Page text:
Aftermath: 3 Tales Told In The Shadow Of Sept. 11

A firetruck is parked near the  nearly completed Freedom Tower at the World Trade Center site in New York on Aug.  14. i i

A firetruck is parked near the nearly completed Freedom Tower at the World Trade Center site in New York on Aug. 14. Spencer Platt/Getty Images hide caption

itoggle caption Spencer Platt/Getty Images
A firetruck is parked near the  nearly completed Freedom Tower at the World Trade Center site in New York on Aug.  14.

A firetruck is parked near the nearly completed Freedom Tower at the World Trade Center site in New York on Aug. 14.

Spencer Platt/Getty Images

The last thing I wanted on Sept. 12, 2001, was to read fiction about what had just happened. The events of the previous day, and what followed in the months afterward, were so spectacular, so horrific, that they defied narrative.

I also felt like I was drowning in real-life stories. I lived a mile from the towers, and we all traded in tales then. My neighbor, who called in sick that day and woke after his floor had been destroyed; my girlfriend's co-worker, who escaped the building so traumatized she left New York City the next day; the stories on all those missing-person posters.

A few years later, I moved away from Lower Manhattan, and I found myself desperate to read. My memories were already merging with the recycled images I'd seen on television, and I wanted to understand before the two completely combined.

Not surprisingly, the best novels about Sept. 11 came from writers whose previous work had touched on the danger of war's technology, of absolutist rhetoric, and the primacy of family in times of catastrophe.

The Emperor's Children

The Emperor's Children

by Claire Messud

Paperback, 478 pages, Vintage, $15, published June 26 2007 | purchase

Purchase Featured Book

Title
The Emperor's Children
Author
Claire Messud

Your purchase helps support NPR Programming. How?

Manhattan before Sept. 11: The soaring stock prices, the triumphalism of the market, the sense that globalization just made the world bigger for the rich — all of this comes through in Claire Messud's The Emperor's Children. Over the course of this absorbing tale, Messud tracks the rise and fall of three friends living in Manhattan in the months and days leading up to Sept. 11. Their internal lives and familial squabbles are so painstakingly attended to that when the attacks of that day occur, we feel their clarifying shock and power all over again.

Falling Man

Falling Man

by Don DeLillo

Hardcover, 246 pages, Simon & Schuster, $26, published May 15 2007 | purchase

Purchase Featured Book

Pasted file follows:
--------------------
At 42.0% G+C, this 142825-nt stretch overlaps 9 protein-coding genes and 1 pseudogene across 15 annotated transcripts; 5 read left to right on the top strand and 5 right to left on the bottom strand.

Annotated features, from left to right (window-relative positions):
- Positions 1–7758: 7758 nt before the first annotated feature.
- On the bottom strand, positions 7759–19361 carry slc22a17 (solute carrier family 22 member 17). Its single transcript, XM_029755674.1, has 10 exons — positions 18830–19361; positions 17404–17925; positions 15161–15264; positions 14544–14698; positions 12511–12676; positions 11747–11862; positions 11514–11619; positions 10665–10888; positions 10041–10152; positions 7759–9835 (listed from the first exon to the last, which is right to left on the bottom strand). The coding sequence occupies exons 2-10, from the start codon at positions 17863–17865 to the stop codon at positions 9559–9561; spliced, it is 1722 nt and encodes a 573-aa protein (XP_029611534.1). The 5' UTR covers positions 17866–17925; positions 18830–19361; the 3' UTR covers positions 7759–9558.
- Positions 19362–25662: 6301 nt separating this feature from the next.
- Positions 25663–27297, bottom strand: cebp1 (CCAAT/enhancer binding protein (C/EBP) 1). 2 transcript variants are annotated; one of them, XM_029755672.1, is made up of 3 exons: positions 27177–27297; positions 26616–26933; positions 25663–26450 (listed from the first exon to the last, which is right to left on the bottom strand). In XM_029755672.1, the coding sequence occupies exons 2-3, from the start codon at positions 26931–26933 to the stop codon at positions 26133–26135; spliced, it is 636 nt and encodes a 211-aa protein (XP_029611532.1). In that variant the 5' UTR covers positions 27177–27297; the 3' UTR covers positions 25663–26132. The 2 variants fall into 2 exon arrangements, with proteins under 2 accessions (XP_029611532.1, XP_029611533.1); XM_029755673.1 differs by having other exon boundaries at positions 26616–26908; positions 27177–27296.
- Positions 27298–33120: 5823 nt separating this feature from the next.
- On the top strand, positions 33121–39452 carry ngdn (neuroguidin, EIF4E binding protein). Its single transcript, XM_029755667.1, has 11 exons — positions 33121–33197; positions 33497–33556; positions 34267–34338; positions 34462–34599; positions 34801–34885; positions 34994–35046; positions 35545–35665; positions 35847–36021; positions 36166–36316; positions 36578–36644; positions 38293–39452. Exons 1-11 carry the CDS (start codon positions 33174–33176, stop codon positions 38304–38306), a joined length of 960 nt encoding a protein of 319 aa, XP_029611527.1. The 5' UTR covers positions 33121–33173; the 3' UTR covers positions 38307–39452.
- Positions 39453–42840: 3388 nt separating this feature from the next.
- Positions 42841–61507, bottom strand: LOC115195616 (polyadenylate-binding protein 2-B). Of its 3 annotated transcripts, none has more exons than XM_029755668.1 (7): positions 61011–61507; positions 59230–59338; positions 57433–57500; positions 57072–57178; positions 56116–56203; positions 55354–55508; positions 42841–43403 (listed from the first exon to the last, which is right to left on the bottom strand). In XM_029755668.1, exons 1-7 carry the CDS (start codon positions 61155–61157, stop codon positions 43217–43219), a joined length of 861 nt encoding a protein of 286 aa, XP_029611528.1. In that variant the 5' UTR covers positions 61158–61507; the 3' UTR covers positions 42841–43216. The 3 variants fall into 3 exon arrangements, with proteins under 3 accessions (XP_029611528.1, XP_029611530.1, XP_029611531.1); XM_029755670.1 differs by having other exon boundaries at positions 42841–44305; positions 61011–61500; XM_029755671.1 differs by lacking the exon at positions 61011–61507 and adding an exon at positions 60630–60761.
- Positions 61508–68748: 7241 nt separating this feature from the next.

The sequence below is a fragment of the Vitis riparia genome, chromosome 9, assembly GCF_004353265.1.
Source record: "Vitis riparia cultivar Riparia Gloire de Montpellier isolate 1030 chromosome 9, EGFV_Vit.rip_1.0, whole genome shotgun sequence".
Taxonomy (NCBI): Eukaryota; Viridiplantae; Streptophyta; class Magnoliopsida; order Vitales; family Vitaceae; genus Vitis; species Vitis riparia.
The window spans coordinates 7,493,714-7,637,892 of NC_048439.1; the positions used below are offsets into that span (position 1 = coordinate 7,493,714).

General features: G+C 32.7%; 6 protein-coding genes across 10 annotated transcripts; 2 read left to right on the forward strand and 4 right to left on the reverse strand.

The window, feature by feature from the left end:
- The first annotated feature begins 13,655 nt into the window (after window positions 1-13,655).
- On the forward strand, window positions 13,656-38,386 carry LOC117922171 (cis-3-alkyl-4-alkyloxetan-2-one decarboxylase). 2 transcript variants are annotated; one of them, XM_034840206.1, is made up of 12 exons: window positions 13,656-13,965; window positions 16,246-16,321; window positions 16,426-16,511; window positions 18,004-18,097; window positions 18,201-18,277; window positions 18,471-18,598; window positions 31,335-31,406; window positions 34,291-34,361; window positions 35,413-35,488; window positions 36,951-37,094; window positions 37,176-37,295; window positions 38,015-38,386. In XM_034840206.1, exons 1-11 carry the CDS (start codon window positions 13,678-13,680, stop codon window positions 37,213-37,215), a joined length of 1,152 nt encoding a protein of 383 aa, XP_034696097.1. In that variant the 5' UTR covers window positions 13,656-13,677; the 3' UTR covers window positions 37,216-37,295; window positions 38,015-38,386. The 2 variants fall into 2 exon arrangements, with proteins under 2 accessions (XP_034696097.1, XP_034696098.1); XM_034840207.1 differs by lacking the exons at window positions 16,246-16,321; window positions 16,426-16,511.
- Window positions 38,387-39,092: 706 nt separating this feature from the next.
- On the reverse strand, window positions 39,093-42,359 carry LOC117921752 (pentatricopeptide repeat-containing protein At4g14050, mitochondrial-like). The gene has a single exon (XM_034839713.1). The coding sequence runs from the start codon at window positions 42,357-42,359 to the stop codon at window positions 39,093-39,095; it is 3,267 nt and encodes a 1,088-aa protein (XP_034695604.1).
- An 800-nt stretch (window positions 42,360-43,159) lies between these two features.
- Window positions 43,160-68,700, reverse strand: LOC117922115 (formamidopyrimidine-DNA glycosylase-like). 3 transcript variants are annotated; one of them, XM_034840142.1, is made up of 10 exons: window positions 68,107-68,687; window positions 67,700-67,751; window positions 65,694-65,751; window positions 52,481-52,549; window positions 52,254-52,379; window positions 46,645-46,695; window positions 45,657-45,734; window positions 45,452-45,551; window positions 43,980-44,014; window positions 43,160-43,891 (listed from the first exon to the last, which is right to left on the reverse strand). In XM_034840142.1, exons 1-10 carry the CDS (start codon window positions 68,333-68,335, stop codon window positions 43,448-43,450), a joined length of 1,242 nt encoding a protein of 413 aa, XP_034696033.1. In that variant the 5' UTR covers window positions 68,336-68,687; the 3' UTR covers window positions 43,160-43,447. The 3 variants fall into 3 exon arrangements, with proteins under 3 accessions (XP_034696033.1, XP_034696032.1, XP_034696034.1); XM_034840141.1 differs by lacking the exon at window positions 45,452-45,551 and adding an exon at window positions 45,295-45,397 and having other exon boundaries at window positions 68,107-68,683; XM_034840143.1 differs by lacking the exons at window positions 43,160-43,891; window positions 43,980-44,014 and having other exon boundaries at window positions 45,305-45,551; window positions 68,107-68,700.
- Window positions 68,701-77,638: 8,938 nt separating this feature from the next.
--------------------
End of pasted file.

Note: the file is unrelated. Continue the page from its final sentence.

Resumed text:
Title
Falling Man
Subtitle
A Novel
Author
Don DeLillo

Your purchase helps support NPR Programming. How?

Don DeLillo nearly predicted an event such as Sept. 11 in his 1991 novel, Mao II, where a character argues that in modern writing, "the major work involves mid-air explosions and crumbled buildings. This is the new tragic narrative."

Falling Man is DeLillo's moving story of a husband, his estranged wife and their son struggling to reunite on the day of the attacks. The book rescues the human narrative from the spectacle that DeLillo foresaw. More than any other book, it captures the real-time trauma and dislocation of that day.

The Reluctant Fundamentalist

The Reluctant Fundamentalist

by Mohsin Hamid

Hardcover, 184 pages, Houghton Mifflin Harcourt, $22, published April 2 2007 | purchase

Purchase Featured Book

Title
The Reluctant Fundamentalist
Author
Mohsin Hamid

Your purchase helps support NPR Programming. How?

Mohsin Hamid's The Reluctant Fundamentalist brilliantly channels America's fractious, post-Sept. 11 relationship with the East into a gripping story. A bearded man and an American acquaintance sit at a cafe in Lahore, Pakistan, sipping tea and talking. Our Pakistani narrator, a onetime American citizen, tells how he fell out of love with the U.S. and returned home to Pakistan, more comfortable among friends whose anger he understands, than acquaintances whose sense of victimhood he finds false. The book is an astonishing parable of trust and distrust in our shaky post-Sept. 11 world.

After Sept. 11, America didn't need just to have a conversation with itself — about safety, about how to mourn, and how to wield power — it needed to engage with the world. These three novels are a prime example how to do that: thoughtful meditations through exceptional storytelling. Hopefully, there will not be another time we have to remember this lesson.

John Freeman is the editor of Granta magazine, the latest issue of which is themed "Ten Years Later."

Three Books... is produced and edited by Ellen Silva with production assistance from Rose Friedman and Lacey Mason.

Comments

 

Please keep your community civil. All comments must follow the NPR.org Community rules and Terms of Use. NPR reserves the right to use the comments we receive, in whole or in part, and to use the commenter's name and location, in any medium. See also the Terms of Use, Privacy Policy and Community FAQ.